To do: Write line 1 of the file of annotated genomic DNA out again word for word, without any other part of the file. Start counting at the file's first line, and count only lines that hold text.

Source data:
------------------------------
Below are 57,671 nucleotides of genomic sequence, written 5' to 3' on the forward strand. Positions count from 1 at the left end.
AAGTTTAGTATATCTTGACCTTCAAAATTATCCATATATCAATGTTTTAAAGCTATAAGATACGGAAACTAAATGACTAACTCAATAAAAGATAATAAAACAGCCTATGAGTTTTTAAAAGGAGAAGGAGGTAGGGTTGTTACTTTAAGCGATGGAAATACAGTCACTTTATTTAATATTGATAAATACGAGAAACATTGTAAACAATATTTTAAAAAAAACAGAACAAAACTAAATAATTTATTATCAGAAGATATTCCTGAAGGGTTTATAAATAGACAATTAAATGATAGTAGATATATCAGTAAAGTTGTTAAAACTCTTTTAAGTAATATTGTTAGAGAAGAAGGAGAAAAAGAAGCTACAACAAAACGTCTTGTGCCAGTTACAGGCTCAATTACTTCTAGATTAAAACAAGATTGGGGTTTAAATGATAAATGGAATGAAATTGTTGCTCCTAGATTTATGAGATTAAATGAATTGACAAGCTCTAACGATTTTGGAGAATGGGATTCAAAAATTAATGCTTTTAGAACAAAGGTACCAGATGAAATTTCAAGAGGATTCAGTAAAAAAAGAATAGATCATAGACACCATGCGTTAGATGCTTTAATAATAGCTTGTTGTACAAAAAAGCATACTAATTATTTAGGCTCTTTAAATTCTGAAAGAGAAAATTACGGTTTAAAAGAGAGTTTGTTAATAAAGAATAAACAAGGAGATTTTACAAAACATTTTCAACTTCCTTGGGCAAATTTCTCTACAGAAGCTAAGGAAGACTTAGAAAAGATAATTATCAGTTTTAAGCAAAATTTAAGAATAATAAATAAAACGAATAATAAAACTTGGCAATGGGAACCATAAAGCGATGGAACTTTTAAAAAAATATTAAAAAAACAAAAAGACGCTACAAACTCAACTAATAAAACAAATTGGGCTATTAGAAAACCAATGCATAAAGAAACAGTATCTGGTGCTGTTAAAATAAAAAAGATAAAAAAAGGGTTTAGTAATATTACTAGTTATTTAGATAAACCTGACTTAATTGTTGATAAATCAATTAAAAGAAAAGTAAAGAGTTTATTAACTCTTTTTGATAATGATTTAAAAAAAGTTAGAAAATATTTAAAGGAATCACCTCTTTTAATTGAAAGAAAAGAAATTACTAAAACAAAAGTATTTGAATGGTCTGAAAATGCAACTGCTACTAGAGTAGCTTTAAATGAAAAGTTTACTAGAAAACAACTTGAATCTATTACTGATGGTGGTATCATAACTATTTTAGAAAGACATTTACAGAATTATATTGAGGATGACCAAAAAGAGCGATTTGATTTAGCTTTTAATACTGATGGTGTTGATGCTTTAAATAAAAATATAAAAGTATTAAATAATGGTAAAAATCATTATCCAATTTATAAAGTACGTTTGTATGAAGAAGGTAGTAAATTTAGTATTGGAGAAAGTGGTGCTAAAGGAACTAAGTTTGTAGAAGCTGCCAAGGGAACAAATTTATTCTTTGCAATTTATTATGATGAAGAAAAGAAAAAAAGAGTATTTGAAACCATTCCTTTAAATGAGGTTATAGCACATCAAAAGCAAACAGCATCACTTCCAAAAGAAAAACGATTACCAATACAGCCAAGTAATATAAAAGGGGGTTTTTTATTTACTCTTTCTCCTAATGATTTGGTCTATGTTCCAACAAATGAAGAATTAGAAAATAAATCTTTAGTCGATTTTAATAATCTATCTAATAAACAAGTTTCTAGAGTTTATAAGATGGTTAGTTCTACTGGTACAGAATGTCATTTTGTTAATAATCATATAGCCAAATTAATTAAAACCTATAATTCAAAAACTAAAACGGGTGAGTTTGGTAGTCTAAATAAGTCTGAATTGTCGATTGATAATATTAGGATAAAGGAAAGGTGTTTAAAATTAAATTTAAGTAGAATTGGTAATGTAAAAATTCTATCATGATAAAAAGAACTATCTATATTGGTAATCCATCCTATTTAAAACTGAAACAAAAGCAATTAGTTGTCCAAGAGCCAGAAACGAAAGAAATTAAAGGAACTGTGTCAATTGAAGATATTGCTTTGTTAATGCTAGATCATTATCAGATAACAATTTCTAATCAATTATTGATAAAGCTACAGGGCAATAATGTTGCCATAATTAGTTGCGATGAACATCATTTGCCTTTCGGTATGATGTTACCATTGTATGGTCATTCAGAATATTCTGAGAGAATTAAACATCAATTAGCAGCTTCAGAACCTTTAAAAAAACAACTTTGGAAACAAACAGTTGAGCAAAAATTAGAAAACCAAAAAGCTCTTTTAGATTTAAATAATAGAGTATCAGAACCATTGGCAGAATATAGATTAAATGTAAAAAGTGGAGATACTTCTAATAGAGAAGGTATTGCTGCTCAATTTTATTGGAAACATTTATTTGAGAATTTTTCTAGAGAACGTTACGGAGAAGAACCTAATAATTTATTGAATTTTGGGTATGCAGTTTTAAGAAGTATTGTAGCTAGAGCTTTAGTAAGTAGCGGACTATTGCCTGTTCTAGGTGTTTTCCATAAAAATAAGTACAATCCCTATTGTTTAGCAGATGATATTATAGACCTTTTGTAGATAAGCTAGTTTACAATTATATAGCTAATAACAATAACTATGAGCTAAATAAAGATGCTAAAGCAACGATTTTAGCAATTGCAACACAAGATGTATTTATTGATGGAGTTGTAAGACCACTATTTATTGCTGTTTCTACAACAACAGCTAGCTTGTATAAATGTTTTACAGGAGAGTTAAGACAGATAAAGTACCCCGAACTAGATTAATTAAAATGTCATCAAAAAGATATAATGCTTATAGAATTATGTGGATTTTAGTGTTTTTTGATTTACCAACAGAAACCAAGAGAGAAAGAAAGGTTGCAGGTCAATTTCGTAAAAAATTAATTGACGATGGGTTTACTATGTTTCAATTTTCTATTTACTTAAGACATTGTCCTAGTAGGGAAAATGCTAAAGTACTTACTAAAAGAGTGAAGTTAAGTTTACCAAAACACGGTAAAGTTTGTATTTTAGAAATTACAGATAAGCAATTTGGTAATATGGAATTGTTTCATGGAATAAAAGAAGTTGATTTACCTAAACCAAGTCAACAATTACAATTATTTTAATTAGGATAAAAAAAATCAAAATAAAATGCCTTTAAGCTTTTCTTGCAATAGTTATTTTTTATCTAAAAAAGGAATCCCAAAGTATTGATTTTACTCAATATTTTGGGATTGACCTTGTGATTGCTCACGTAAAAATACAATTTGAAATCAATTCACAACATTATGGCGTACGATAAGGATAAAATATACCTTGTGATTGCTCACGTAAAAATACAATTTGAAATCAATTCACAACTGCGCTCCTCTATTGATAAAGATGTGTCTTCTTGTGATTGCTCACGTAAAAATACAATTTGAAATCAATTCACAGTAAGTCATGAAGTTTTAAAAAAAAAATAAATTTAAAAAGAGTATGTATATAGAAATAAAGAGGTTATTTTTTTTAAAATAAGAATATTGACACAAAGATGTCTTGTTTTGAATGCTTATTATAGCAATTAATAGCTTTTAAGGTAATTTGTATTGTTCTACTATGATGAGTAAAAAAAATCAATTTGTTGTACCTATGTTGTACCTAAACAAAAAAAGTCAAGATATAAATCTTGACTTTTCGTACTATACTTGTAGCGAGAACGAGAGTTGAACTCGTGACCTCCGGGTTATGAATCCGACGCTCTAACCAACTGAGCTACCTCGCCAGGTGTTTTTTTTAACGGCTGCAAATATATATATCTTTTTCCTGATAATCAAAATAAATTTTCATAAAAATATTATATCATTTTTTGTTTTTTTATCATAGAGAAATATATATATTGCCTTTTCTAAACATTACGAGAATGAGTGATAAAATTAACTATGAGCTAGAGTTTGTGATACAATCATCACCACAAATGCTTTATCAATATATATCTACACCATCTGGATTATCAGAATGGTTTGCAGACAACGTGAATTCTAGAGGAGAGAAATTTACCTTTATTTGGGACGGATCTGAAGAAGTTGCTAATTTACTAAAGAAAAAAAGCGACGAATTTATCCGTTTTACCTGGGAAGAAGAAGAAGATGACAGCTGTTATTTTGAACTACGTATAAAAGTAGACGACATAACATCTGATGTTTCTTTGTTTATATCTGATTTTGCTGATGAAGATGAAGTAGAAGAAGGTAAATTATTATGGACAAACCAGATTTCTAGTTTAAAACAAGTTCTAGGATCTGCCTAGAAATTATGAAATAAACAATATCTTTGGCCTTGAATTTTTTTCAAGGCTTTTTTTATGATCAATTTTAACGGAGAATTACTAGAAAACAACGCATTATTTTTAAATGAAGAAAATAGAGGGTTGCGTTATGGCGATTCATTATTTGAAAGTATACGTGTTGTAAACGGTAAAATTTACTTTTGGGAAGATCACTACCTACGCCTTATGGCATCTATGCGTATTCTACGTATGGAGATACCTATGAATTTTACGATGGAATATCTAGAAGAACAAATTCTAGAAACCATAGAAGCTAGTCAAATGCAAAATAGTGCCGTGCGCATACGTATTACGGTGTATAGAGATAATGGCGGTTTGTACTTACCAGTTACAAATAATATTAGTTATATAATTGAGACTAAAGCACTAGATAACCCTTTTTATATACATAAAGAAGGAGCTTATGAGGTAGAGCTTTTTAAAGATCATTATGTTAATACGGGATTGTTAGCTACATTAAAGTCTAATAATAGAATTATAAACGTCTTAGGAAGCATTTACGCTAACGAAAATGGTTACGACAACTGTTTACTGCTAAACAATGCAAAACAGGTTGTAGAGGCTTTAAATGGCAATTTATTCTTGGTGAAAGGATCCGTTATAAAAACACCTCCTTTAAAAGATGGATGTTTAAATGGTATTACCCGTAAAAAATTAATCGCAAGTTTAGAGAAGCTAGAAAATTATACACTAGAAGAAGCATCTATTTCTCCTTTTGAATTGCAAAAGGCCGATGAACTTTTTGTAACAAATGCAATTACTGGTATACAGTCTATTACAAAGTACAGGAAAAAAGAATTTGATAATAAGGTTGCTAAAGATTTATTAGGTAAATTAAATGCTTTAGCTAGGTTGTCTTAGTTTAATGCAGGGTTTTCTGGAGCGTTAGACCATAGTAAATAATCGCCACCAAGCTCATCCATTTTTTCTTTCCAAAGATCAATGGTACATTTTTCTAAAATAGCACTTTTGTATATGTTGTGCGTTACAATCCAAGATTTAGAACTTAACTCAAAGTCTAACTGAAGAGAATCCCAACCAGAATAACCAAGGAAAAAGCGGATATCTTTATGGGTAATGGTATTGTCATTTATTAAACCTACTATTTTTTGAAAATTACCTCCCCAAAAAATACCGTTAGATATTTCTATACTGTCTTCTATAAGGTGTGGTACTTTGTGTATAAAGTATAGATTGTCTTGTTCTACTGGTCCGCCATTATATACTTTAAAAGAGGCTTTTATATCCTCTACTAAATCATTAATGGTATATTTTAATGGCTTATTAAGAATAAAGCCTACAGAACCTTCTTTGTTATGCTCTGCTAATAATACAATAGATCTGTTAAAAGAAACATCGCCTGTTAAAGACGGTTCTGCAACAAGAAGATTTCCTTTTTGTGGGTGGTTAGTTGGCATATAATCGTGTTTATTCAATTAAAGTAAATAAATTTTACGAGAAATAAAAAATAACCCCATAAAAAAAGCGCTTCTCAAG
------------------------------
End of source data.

Below are 57,671 nucleotides of genomic sequence, written 5' to 3' on the forward strand. Positions count from 1 at the left end.